WTI holds above $90 before U.S. fuel supply data; brent steady
West Texas Intermediate held gains to trade above $90 a barrel before stockpile data that will signal the strength of fuel demand in the U.S., the world’s biggest oil consumer. Brent was steady in London.
Futures were little changed in New York after rising 0.7 percent yesterday, the most since Sept. 29. Crude inventories expanded by 2 million barrels last week, while distillate and gasoline supplies shrank, a Bloomberg News survey shows before government data tomorrow. Prices slid below $90 in intraday trading in each of the past three days amid speculation that global oil supply is outpacing demand.
“Increasing supply around the globe continues to weigh on the energy complex,” Michael McCarthy, a chief strategist at CMC Markets in Sydney, said by phone. “Even though the leaning is toward further weakness, it will take something fairly dramatic to push oil through that floor at about $88.50.”
WTI for November delivery was at $90.32 a barrel in electronic trading on the New York Mercantile Exchange, down 2 cents, at 2:52 p.m. Singapore time. The contract climbed 60 cents to $90.34 yesterday. The volume of all futures traded was about 34 percent below the 100-day average. Prices have decreased 8.2 percent this year.
Brent for November settlement was 6 cents lower at $92.73 a barrel on the London-based ICE Futures Europe exchange. It advanced 48 cents yesterday, snapping a four-day losing streak. The European benchmark crude traded at a $2.43 premium to WTI.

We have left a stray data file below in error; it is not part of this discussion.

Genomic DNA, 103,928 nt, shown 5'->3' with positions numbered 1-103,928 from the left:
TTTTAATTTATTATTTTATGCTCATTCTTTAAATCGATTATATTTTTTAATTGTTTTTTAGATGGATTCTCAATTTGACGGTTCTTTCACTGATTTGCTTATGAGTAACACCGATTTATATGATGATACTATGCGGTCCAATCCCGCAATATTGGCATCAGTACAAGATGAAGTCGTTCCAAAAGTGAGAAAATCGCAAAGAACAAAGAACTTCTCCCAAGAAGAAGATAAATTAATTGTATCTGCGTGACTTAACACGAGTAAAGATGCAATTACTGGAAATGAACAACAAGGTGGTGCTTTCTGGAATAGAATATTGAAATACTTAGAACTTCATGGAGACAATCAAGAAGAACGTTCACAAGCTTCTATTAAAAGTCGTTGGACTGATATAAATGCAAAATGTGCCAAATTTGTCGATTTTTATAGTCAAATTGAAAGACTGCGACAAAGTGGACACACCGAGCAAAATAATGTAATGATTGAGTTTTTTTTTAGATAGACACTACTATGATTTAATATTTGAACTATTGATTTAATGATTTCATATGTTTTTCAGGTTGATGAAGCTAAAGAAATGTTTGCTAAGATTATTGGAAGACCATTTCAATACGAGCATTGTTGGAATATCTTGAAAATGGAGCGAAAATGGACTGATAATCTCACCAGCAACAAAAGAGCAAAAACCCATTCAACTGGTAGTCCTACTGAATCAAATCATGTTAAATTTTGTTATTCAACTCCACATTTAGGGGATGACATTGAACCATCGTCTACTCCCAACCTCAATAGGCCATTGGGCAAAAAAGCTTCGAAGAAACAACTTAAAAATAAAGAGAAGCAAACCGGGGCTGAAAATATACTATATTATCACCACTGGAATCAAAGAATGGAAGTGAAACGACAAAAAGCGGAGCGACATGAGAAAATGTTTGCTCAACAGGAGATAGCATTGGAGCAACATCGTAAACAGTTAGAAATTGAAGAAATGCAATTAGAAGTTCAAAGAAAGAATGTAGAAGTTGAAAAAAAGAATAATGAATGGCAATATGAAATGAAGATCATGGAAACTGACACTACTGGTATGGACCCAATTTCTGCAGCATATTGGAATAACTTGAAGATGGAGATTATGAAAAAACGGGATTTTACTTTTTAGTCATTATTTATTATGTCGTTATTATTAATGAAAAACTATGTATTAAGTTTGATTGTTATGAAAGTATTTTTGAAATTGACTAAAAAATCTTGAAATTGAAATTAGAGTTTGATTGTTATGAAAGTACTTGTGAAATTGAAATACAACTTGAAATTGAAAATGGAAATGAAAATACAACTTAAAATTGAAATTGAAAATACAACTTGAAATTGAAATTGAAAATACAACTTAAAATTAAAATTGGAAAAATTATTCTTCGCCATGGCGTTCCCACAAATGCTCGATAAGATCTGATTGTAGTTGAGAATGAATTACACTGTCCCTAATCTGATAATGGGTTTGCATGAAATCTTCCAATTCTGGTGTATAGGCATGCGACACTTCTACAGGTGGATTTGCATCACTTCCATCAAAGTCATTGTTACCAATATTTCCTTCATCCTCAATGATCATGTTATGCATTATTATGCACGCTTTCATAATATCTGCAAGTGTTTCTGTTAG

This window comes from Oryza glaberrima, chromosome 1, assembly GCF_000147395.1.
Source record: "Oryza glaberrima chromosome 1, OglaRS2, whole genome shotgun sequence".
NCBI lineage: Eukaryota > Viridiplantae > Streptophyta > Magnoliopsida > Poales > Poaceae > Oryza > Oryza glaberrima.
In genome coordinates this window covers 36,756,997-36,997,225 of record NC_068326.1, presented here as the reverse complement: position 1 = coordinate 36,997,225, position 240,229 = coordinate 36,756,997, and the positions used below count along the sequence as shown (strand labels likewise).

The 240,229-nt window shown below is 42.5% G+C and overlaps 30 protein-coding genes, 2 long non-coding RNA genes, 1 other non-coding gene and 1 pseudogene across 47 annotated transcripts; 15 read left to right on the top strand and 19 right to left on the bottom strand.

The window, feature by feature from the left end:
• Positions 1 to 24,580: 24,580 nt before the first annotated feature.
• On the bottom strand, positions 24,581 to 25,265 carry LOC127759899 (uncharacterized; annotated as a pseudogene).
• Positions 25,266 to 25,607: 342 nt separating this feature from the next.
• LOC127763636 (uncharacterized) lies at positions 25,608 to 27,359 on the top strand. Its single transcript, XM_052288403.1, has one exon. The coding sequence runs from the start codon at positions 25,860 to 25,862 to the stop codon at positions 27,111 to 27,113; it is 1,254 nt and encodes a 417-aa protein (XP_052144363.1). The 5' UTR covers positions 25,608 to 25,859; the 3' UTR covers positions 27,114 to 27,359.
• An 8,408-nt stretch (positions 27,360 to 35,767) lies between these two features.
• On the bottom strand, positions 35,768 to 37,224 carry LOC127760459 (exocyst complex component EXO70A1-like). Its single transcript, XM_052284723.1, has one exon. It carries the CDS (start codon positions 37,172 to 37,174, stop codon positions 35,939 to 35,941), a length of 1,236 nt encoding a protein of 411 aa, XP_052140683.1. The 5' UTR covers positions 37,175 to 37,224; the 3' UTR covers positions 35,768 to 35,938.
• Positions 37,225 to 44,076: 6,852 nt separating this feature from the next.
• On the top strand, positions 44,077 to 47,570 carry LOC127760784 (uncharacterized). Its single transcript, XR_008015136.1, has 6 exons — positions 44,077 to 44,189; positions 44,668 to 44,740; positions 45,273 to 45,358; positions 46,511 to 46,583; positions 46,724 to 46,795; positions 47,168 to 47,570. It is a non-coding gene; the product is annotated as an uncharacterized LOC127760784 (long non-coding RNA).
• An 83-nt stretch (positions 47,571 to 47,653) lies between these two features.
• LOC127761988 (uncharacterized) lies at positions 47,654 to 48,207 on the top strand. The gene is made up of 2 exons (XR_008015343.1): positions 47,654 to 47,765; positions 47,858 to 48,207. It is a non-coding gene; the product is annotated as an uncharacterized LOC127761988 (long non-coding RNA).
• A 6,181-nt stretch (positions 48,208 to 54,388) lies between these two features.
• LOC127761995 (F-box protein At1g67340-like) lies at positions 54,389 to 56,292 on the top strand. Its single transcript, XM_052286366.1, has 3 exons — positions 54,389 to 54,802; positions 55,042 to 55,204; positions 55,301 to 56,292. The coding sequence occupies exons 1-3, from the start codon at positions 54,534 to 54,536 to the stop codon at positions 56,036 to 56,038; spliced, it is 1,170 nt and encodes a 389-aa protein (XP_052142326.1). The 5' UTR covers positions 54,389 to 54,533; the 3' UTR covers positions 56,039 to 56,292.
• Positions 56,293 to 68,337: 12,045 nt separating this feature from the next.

WTI declined 4.1 percent last week, the most in two months, as Saudi Arabia cut prices for November exports to Asia while the Organization of Petroleum Exporting Countries increased production in September. The 12-member group pumps about 40 percent of the world’s crude.
U.S. distillate inventories, including heating oil and diesel, probably fell by 1.5 million barrels in the week ended Oct. 3, according to the median estimate in the Bloomberg survey of seven analysts before an Energy Information Administration report. Gasoline supplies are forecast to have slid 500,000 barrels for a fourth weekly drop.
The American Petroleum Institute in Washington is scheduled to release separate data today. The industry group collects information on a voluntary basis from operators of refineries, bulk terminals and pipelines, while the government requires that reports be filed with the EIA, the Energy Department’s statistical arm.
Brent’s 14-day relative strength index is at about 27 today, data compiled by Bloomberg show. That’s a sixth day below 30, signaling the market is oversold and further losses probably can’t be sustained.